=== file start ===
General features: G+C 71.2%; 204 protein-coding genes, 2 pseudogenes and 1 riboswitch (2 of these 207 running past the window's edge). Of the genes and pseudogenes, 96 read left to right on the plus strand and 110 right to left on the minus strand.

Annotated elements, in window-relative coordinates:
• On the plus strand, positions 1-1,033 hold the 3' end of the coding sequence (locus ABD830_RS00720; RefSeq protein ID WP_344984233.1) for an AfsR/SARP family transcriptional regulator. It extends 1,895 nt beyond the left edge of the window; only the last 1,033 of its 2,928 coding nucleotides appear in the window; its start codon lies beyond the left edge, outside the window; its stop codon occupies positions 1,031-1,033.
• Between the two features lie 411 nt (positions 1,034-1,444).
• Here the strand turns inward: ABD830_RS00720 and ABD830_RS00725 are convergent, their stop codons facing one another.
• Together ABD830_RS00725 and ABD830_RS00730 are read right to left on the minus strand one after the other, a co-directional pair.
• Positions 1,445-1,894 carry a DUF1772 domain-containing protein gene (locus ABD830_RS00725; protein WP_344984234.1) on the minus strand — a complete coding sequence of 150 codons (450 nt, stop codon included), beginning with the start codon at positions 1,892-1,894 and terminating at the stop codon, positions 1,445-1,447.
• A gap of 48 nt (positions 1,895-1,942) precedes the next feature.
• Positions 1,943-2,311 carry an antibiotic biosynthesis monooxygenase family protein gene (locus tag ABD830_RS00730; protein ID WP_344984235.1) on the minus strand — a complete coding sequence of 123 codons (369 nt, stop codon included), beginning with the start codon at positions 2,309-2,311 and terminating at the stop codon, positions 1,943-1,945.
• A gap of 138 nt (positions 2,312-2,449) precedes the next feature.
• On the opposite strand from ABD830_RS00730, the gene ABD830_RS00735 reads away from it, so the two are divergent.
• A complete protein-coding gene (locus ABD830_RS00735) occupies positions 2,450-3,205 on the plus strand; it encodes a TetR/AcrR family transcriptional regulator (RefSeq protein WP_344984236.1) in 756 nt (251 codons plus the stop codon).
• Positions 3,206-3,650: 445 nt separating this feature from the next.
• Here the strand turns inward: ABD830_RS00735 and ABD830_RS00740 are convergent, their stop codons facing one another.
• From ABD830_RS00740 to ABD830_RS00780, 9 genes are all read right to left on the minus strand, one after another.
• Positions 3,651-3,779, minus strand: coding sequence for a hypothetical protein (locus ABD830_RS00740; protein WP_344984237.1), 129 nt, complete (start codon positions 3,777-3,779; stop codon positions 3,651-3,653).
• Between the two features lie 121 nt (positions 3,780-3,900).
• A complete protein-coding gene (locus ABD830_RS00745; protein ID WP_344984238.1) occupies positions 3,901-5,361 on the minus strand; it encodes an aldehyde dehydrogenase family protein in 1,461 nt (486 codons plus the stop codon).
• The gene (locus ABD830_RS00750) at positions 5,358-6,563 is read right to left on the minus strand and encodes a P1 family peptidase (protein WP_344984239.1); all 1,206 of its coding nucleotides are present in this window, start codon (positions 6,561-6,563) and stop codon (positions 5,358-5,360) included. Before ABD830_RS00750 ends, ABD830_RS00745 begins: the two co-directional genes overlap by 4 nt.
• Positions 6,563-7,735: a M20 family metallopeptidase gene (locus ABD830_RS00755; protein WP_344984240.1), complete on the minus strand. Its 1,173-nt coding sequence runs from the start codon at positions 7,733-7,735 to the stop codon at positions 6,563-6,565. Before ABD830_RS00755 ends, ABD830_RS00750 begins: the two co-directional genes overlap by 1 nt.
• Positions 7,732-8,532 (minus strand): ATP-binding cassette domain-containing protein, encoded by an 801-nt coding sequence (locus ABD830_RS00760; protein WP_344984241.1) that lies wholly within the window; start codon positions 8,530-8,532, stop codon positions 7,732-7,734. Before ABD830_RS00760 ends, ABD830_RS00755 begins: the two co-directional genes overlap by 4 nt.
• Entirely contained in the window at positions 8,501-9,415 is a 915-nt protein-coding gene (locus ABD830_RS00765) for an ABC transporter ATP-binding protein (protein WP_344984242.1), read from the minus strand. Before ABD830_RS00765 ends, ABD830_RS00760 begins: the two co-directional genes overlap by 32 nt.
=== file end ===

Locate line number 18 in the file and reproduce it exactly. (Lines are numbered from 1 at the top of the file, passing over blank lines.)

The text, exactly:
• A complete protein-coding gene (locus ABD830_RS00745; protein ID WP_344984238.1) occupies positions 3,901-5,361 on the minus strand; it encodes an aldehyde dehydrogenase family protein in 1,461 nt (486 codons plus the stop codon).